by guest author Dan Brackmann
With the battle over regulations raging, HeinOnline’s debut of a collection devoted to the landmark Administrative Procedures Act of 1946 (APA) is a timely holiday gift. According to Hein, the collection begins with the APA’s first predecessors: bills to regulate administrative procedure that were introduced in Congress in 1929 but never enacted. The collection’s coverage expands in 1933, tracking heightened interest in administrative reform following President Roosevelt’s first inauguration and spurred on by the New Deal expansion of the federal administrative apparatus. The collection includes a comprehensive legislative history of the Walter-Logan Bill of 1940, which Congress approved, but President Roosevelt vetoed, as well as later bills that culminated in the APA.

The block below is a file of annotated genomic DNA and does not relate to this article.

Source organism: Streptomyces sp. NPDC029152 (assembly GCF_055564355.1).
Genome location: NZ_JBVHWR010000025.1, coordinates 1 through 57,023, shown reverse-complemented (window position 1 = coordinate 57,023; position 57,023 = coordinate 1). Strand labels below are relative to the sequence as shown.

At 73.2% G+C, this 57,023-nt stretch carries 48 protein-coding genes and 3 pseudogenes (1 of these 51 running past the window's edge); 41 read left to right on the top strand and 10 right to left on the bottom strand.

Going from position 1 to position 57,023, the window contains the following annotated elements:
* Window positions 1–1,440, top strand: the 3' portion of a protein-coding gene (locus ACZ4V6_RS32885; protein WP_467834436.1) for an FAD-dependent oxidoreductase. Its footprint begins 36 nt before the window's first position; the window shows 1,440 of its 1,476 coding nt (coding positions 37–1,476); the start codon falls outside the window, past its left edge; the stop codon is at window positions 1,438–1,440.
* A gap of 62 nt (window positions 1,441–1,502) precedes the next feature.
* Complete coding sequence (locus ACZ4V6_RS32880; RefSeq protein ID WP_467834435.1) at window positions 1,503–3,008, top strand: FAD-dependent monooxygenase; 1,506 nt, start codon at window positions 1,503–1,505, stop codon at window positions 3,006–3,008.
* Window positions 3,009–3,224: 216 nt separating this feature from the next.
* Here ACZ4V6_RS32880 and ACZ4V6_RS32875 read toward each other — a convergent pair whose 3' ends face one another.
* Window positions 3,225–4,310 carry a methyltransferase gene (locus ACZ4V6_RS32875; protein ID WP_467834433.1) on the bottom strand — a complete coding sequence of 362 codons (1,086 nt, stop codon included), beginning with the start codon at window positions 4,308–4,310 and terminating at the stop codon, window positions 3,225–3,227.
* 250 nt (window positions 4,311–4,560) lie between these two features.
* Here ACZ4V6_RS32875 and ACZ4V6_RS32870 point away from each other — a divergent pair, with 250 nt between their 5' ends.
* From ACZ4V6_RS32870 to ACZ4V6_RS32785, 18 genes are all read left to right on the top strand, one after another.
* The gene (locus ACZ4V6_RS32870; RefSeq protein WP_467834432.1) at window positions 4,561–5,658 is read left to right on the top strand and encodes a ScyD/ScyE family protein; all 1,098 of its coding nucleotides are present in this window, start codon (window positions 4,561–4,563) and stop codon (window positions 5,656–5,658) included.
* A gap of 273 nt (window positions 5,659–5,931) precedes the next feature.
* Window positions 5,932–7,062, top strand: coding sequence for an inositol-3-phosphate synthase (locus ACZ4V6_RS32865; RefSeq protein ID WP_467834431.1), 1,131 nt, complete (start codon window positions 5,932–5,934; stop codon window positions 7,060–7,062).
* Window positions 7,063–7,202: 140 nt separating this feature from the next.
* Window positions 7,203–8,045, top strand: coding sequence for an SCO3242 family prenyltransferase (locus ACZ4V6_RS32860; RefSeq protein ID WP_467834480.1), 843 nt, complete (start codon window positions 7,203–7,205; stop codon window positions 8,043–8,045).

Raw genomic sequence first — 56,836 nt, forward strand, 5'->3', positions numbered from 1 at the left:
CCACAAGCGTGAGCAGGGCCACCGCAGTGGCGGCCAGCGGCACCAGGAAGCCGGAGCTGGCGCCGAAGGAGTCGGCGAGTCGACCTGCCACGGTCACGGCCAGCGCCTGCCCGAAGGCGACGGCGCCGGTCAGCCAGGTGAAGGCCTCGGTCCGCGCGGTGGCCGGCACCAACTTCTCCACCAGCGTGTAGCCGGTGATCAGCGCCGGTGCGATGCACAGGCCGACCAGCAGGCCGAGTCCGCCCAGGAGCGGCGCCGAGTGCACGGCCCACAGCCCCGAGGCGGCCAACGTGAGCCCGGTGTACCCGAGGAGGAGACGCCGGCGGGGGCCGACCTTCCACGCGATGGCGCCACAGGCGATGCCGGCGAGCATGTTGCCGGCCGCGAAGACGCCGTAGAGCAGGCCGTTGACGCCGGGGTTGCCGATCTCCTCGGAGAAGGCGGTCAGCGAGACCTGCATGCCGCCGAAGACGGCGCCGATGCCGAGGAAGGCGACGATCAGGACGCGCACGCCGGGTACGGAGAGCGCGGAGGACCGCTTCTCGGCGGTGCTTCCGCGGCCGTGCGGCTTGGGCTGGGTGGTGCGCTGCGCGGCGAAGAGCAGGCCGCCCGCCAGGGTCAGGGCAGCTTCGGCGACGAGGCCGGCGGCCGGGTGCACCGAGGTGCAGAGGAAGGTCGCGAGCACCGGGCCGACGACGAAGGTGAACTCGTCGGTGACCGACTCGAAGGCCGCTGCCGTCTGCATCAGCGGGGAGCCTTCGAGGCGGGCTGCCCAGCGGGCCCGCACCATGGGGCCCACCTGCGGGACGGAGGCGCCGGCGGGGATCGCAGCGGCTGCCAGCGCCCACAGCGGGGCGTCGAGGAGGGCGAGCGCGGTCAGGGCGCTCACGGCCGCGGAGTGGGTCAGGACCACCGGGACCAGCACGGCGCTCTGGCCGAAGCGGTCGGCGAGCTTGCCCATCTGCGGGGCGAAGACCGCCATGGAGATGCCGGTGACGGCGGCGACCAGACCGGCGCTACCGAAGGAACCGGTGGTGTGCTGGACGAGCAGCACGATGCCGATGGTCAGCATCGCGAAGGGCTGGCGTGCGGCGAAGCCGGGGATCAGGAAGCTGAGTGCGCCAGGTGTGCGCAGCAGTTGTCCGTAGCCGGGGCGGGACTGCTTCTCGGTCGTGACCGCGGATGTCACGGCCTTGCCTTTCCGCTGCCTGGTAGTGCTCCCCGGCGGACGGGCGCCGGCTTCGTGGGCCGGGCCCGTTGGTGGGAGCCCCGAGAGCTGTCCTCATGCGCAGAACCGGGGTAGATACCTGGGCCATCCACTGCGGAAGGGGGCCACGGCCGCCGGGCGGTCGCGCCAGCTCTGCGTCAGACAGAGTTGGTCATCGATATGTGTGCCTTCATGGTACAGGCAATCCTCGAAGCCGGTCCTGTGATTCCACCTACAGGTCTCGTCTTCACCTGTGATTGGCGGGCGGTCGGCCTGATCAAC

The library also includes important non-Congressional materials, such as reports, draft legislation, and other documents produced by the American Bar Association’s (ABA) Special Committee on Administrative Law. Second, the collection includes the work of the Attorney General’s Committee on Administrative Procedure. Finally, the collection is rounded out with various tools to help researchers navigate it, understand the documents in their rich historical context, and quickly identify the material most relevant to the user’s precise interests. A timeline charting the Act’s passage is also included.